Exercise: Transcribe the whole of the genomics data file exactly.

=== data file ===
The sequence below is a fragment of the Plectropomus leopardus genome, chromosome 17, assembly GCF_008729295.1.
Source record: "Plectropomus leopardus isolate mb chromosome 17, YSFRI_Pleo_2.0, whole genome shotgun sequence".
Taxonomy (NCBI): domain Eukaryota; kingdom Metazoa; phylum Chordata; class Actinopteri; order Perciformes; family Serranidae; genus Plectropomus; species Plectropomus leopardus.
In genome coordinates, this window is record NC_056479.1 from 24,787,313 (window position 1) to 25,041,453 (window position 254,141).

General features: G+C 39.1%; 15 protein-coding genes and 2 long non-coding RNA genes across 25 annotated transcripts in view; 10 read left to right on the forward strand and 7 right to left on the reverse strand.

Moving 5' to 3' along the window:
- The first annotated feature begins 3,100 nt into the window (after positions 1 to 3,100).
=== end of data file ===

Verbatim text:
The sequence below is a fragment of the Plectropomus leopardus genome, chromosome 17, assembly GCF_008729295.1.
Source record: "Plectropomus leopardus isolate mb chromosome 17, YSFRI_Pleo_2.0, whole genome shotgun sequence".
Taxonomy (NCBI): domain Eukaryota; kingdom Metazoa; phylum Chordata; class Actinopteri; order Perciformes; family Serranidae; genus Plectropomus; species Plectropomus leopardus.
In genome coordinates, this window is record NC_056479.1 from 24,787,313 (window position 1) to 25,041,453 (window position 254,141).

General features: G+C 39.1%; 15 protein-coding genes and 2 long non-coding RNA genes across 25 annotated transcripts in view; 10 read left to right on the forward strand and 7 right to left on the reverse strand.

Moving 5' to 3' along the window:
- The first annotated feature begins 3,100 nt into the window (after positions 1 to 3,100).